The Baby Boomers are settling into their Golden Years in record numbers. Many are just now enjoying retirement or are about to do so. Some are already experiencing health problems, but many will begin to do so in the coming decade. It’s the looming problem many politicians have talked about with things like Medicare and Social Security. But for the current crop of parents with young and adolescent children, it means that they will soon have to start thinking about how to take care of their own aging parents on top of their children.
Fortunately, there are many products and services available that can make it a little easier. Here are some of the things you can do to make accommodations for your aging parents or other family members (and to make life a little easier on yourself):
Get the Right Furniture
Many elderly people have a hard time with mobility. It can be difficult just getting up from a comfy chair, let alone walking up a flight of stairs. You can make it easier for your parents to maintain a sense of autonomy by getting a few key pieces of furniture. For example, a lift assist chair can help them get up from a seated position easily, and an adjustable bed can help them do the same after waking.
If you have stairs, you might even consider getting an electric chair that moves up the stairs. If that’s not possible, you could invest in a transforming bed that can be kept on the first floor, such as a pullout couch or even a lift chair (some models also fold back to become comfortable sleeping spaces).
Provide Supports throughout the Home
No, we’re not talking about emotional support, though that is always needed. We’re talking about physical supports. Even if your loved one isn’t suffering mobility issues, he may still get unsteady on his feet at times. Mount a grip bar in the shower or over the tub for easily getting in or out of the space or just maintaining balance. Put another bar next to the toilet. Put a strong rail that is easy to grip on the staircase.
If you aren’t sure what your home needs, consult with your loved one’s doctor or nurse for suggestions. Don’t wait until there’s an accident to realize what you need.
Make the Space Safer
You had to babyproof your home when your children were young. Now that your parents are older, you will have to do a bit of the same. No, your parents won’t stick a knife in the outlet, but they might run into the corner of the coffee table and get a nasty bruise or cut that causes a serious — and now life-threatening — infection.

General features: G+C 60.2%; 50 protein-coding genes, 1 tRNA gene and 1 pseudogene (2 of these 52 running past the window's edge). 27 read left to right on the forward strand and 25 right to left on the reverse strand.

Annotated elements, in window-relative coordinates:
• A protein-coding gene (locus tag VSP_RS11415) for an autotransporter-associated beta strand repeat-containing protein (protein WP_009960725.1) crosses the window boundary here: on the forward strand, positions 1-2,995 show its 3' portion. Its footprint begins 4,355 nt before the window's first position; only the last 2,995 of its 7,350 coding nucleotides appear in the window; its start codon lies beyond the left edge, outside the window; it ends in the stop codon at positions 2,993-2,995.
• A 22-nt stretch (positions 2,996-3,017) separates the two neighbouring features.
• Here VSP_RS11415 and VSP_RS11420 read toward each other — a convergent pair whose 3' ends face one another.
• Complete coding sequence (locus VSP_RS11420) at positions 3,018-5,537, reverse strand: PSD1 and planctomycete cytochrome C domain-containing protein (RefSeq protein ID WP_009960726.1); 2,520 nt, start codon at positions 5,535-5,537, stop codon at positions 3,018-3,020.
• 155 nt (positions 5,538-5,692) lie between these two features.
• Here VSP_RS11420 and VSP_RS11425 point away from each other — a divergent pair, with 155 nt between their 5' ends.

Make your home safer by putting foam bumpers on wood, stone, or tile corners of furniture, counters, and more. Put slip guards in the tub or shower and next to the exterior doors. If you have hardwood or tile floors, put down plenty of rugs for better traction and to provide some cushion in case of a fall. Install an easy alert system in the rooms, such as a bell or intercom.
Consider Restrictions When Meal Planning
Your aging relatives likely have all kinds of meal restrictions now. Some will be a matter of changing responses to food, such as no longer being able to tolerate spicy foods or getting indigestion from tomatoes. Some restrictions will be a matter of following the doctor’s orders, such as cutting back on salt for hypertension or avoiding sugar for diabetes.
Learn all the restrictions that your loved one has and plan meals accordingly. The whole family doesn’t have to follow that diet, but you should make it easy for your loved one to share meals without having to make a lot of adaptions. For example, if you are making a pasta dish, you leave the noodles plain so that each person can choose their own sauce or toppings. Be sure to also include plenty of snacks and ready-to-eat foods that also meet guidelines.
Finally, just “accommodate” your aging parents by loving them and by teaching your children to respect and honor them, as well. You will be teaching your children compassion and charity, but you’ll also just be doing the right thing. Hope that one day your relatives will do the same for you.